Well, I have to say – by the time the family got to Moses, the blessings over each of the tribes sounded a lot nicer than some of the things that Jacob offered as blessings to his sons.
At least, unless you’re Simeon – who at least got mentioned back in Genesis when Jacob blessed his sons. Here, he’s absent.
This is perhaps the most fond and affectionate passage that I can recall reading throughout these first five books of the bible – the Pentateuch. There have been passionate passages – such as aspects of the song in chapter 32, but here is this full flowing list of blessings.
There were promises of blessings in other areas, but they all came with conditional follow-ups. Sure, these are all the good things that can happen to you – but if you’re bad, then all this will happen. It’s all counter balanced.
This is the second last chapter of Deuteronomy, and the books of the law – basically this initial segment of the bible.
So essentially, Moses finishes on a warm note. He’s been there, telling the Israelites all that’s going on, all that can happen if they continue to do what is right – and all that can happen if they go their own way. Finally, he comes to this point of farewell, and he finishes with these warm exhortations to each of them.
Surely it is you who love the people; all the holy ones are in your hand. At your feet they all bow down, and from you receive instruction.” ~ Deuteronomy 33:3
I love this chapter, and I’m struggling to really explain why. I really love this picture of God, though, in verse 3.
I got into a little bit of a debate over the past 24 hours on Facebook – not really a surprise or new position for me to be in, but anyway. Part of the argument that has come up against God is all the things that people have done in his name. How can God be loving when so much has been done in his name?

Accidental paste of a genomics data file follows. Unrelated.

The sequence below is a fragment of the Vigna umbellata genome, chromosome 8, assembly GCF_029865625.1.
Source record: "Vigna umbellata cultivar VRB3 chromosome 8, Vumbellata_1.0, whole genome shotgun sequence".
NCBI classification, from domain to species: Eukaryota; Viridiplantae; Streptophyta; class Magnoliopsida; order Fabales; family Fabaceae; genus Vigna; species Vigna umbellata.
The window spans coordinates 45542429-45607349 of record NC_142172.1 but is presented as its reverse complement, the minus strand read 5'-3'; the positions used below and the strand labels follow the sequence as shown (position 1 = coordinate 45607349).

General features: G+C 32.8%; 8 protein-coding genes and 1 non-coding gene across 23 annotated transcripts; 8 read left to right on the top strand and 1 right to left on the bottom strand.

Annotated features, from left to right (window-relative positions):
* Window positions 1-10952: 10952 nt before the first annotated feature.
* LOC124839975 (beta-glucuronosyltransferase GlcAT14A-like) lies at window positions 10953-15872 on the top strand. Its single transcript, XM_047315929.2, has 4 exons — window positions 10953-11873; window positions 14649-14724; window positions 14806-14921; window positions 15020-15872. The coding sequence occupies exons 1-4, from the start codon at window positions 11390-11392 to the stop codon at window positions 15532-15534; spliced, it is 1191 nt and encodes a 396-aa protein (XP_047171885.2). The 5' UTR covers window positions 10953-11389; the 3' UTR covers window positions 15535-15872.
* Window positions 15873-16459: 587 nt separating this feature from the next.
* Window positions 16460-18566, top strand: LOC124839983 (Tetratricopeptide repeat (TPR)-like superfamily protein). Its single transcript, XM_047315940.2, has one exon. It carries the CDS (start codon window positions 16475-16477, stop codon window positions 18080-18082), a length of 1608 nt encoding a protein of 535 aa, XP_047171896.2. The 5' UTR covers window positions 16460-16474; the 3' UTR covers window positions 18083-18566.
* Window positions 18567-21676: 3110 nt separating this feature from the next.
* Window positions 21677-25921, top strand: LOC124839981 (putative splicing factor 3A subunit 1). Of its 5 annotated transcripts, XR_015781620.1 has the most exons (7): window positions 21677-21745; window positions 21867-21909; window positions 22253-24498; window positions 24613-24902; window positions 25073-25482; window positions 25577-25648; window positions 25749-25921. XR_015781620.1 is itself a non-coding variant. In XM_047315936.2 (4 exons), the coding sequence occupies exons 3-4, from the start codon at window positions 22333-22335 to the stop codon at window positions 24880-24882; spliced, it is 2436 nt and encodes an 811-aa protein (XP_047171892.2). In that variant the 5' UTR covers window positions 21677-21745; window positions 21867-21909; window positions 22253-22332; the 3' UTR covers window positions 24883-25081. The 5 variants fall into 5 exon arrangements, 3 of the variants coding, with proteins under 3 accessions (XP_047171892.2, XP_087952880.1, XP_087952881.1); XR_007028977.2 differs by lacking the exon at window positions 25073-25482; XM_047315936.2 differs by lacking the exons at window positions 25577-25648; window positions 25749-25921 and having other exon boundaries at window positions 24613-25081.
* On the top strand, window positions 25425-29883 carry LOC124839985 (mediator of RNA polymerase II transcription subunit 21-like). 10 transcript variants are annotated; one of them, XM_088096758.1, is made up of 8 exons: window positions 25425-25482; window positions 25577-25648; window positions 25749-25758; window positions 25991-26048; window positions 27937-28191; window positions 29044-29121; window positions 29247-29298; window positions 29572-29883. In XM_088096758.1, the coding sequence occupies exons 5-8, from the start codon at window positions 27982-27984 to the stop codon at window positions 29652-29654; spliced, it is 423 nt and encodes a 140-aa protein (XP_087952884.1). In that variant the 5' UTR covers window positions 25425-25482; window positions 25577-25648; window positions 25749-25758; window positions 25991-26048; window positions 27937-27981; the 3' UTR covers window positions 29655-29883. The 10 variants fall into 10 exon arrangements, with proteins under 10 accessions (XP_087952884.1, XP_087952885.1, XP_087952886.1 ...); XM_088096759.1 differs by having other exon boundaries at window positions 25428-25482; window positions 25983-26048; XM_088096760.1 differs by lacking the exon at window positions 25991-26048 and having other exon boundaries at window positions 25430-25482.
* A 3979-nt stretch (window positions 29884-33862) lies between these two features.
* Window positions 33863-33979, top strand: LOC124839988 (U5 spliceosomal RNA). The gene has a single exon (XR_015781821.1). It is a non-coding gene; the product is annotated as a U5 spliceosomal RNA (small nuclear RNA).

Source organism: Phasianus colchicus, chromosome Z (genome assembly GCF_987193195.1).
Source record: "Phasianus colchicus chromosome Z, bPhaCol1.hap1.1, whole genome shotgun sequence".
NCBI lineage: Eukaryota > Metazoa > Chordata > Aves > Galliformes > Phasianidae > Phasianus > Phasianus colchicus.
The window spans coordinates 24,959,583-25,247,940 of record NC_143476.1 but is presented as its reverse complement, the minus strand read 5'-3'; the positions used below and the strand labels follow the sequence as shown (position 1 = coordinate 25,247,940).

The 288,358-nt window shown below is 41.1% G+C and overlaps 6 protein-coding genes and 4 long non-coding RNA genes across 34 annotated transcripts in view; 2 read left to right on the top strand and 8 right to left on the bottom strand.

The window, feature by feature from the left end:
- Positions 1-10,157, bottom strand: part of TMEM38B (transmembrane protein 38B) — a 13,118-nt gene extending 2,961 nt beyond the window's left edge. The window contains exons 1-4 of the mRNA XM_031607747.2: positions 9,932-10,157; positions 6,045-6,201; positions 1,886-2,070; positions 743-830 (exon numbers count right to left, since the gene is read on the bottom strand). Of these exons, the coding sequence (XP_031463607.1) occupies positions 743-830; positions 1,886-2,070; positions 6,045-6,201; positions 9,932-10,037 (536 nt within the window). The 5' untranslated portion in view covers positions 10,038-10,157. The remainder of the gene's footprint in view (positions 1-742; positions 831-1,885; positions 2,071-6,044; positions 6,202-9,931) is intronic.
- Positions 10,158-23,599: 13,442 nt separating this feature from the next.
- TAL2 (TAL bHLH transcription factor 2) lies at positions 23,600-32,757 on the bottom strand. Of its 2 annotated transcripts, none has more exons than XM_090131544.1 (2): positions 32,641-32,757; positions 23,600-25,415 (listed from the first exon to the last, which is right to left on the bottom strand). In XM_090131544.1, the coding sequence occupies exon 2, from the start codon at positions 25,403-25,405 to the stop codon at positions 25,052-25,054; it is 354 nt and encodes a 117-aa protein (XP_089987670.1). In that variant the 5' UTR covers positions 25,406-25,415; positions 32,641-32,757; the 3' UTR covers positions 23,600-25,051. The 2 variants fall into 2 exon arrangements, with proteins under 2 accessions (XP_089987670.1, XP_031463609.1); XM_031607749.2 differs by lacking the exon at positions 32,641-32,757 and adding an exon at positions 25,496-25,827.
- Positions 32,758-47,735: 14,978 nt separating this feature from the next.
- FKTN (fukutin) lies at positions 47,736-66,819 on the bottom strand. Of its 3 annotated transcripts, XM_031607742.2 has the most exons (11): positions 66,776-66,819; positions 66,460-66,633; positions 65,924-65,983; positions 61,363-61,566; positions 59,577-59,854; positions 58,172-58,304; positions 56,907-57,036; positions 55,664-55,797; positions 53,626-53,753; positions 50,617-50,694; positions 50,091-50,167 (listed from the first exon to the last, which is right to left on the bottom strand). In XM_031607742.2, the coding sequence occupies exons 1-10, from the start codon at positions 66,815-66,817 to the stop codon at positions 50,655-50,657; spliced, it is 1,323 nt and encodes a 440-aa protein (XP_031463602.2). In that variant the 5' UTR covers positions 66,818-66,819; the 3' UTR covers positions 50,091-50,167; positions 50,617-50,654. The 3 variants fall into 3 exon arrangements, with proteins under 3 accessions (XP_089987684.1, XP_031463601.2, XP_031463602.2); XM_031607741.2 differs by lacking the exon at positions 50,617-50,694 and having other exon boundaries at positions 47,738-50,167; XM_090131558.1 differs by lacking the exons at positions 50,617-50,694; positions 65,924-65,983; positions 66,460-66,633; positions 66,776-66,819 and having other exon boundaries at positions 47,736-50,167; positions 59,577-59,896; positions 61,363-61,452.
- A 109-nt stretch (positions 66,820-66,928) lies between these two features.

Well, because the second part of this verse is missing. God loves all the people – and those who follow him should be receiving instruction from him. Those who are holy and in his hand are the ones bowing at his feet, and receiving his instruction. God’s instruction to us has been clear since Jesus had his final conversation with the disciples. The Great Commission, to go into all of the world, making disciples and teaching them to obey every command that he gave.
Love was the greatest commandment according to Jesus: Love God, and love those around us.
God is love. End of story. The heart of the gospel, at the heart of everything that he does, everything that is good, is love. Therefore, anything that is not of love can also not be of God.
People can say and claim all sorts of things in the name of God – but if it is not of love, then it is not of God. God doesn’t come from us; he is not made by our actions, he simply is. We are the ones who are flawed and sinful, not God. So then why hold it against God?
If we, as the holy ones of God, are not bowing at his feet and receiving his instruction, then it is on our shoulders, not God’s, as to what the consequences are of our actions. The instructions are there, it is up to us to receive them and enact them in our hearts and lives.